01001011 = K | 01101011 = k
01001100 = L | 01101100 = l
01001101 = M | 01101101 = m
01001110 = N | 01101110 = n
01001111 = O | 01101111 = o
01010000 = P | 01110000 = p
01010001 = Q | 01110001 = q
01010010 = R | 01110010 = r
01010011 = S | 01110011 = s
01010100 = T | 01110100 = t
01010101 = U | 01110101 = u
01010110 = V | 01110110 = v
01010111 = W | 01110111 = w
01011000 = X | 01111000 = x
01011001 = Y | 01111001 = y
01011010 = Z | 01111010 = z

As you can see there is a table of the alphabet(Upper and Lower case) and in its binary form as well. The first method I mentioned is to just memorize all of the binary values. If you want to do that, then I have a few tricks for you. If you look at all of the Upper case letters you will see that their binary forms all start with 010; and if you look at all of the lower case letters you will see that their binary form all start with 011. That is only the first trick, the second one is knowing when to alternate between 0's and 1's. If you look in the far right column of either Upper or Lower case; you will see that it starts with a 1, then as you go down it alternates between 1 and 0 every other time. In the column to the left of that, they alternate every two numbers(except the 1st one); so it will go 0,11,00,11,00,etc. Then the next column alternates every 3 numbers: 000,111,000,111,etc. Then it moves to alternating every 7 numbers, then after that every 15 numbers. Now that we are done with some tricks I can move on to the second method. This method will use the number scale/table we used when calculating the binary form of numbers. First thing you need to do is go to AsciiTable.com. What we are going to do is get the Decimal Version(left column) of the character. Once we have our decimal number we are going to put it into the scale we used for writing binary numbers. Lets take the letter A for example and put it into our table. The decimal version of A is 65. Does 65 go into 128? No, put 0. Does 65 go into 64? Yes, put 1. Sound Familiar? If not just refer back to the Binary Numbers section.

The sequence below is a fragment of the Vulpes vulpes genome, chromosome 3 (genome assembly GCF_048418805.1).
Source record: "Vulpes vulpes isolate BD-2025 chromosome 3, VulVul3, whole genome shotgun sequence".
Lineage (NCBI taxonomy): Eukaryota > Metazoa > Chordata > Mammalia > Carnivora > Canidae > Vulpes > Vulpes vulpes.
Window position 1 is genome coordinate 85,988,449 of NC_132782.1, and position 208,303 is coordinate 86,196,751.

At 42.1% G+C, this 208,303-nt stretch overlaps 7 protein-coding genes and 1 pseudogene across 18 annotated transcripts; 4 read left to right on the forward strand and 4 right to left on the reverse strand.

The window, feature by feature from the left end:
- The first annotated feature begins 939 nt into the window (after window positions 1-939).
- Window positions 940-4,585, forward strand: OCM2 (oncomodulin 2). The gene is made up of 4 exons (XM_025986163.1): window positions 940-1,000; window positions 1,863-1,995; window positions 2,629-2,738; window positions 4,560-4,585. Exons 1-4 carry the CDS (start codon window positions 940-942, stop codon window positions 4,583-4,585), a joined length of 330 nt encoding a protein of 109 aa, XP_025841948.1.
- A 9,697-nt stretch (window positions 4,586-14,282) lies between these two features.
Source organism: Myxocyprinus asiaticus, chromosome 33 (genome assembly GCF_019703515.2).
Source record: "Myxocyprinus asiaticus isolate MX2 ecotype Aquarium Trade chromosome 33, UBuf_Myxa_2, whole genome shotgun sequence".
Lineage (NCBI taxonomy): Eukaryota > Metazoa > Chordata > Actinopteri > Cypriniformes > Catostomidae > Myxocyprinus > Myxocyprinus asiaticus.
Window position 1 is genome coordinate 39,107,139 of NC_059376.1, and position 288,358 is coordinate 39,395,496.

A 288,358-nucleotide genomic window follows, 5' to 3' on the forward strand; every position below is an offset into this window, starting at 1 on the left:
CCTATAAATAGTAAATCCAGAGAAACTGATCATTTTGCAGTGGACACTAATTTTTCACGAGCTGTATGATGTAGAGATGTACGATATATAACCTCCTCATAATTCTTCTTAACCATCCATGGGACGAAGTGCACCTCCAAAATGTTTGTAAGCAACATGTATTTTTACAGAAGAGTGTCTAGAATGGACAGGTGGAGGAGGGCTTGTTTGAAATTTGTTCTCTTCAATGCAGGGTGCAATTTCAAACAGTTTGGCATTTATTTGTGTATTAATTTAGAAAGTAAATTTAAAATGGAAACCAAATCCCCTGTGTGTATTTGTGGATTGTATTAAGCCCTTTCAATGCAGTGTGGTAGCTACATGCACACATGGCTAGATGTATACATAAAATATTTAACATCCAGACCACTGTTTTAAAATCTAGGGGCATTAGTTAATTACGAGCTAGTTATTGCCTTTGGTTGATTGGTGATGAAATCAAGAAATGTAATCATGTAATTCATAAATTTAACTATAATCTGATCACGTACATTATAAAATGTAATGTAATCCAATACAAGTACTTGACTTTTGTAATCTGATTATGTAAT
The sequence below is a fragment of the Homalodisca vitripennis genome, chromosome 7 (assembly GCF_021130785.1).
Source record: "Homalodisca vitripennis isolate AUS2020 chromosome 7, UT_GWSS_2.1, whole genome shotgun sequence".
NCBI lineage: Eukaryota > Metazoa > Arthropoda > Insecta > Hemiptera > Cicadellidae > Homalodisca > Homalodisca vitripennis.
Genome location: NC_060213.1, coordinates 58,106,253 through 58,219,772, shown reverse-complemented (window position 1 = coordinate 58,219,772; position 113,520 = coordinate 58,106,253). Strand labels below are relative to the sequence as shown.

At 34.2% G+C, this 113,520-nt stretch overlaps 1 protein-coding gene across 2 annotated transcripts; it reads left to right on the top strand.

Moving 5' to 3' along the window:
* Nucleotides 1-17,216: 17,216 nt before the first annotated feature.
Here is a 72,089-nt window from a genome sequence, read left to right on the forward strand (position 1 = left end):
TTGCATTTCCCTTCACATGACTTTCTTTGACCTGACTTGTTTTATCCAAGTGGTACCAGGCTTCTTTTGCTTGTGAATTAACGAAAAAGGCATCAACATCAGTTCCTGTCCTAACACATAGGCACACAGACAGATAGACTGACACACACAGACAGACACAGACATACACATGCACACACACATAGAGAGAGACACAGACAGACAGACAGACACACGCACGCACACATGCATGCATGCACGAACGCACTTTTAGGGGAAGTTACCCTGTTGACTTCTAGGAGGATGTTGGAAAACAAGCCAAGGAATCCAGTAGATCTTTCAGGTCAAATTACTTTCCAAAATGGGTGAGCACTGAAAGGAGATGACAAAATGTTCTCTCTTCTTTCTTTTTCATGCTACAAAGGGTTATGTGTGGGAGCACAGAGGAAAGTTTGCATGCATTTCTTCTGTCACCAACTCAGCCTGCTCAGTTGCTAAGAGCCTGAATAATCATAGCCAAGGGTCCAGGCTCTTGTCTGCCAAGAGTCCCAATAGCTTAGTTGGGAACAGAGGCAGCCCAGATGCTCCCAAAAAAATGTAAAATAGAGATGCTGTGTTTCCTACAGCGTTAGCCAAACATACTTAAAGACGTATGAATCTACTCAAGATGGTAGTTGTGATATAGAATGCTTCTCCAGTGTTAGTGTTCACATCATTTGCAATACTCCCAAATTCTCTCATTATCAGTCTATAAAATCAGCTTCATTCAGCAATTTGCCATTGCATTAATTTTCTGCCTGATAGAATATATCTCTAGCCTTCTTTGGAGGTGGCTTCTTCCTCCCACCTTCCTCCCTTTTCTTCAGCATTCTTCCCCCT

------------------------------
128 | 64 | 32 | 16 | 8 | 4 | 2 | 1
---------------------------------
0 | 1 | 0 | 0 | 0 | 0 | 0 | 1


If you have any more tips or tricks, please share; I'm sure other people would like to know. I hope you enjoyed this tutorial!

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Replies To: Reading and Writing Binary Numbers and Letters

#2 Jaakuuta  Icon User is offline

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Posted 09 September 2009 - 03:40 AM

Seems pretty good...
a few suggestions...

Binary -> hexadecimal represents 4 bits
0000 0000 => 00
0000 0001 => 01
0000 0010 => 02
0000 0011 => 03
0000 0100 => 04
0000 0101 => 05
0000 0110 => 06
0000 0111 => 07
0000 1000 => 08
0000 1001 => 09
0000 1010 => 0A
0000 1011 => 0B
0000 1100 => 0C
0000 1101 => 0D
0000 1110 => 0E
0000 1111 => 0F
1010 0101 => A5
1101 1011 => DB
1110 1001 => E9
et cetera

also, to remember the values of the digits, just remember binary means base 2, in other words it goes
2^7 | 2^6 | 2^5 | 2^4 | 2^3 | 2^2 | 2^1 | 2^0
or
128 | 64 | 32 | 16 | 8 | 4 | 2 | 1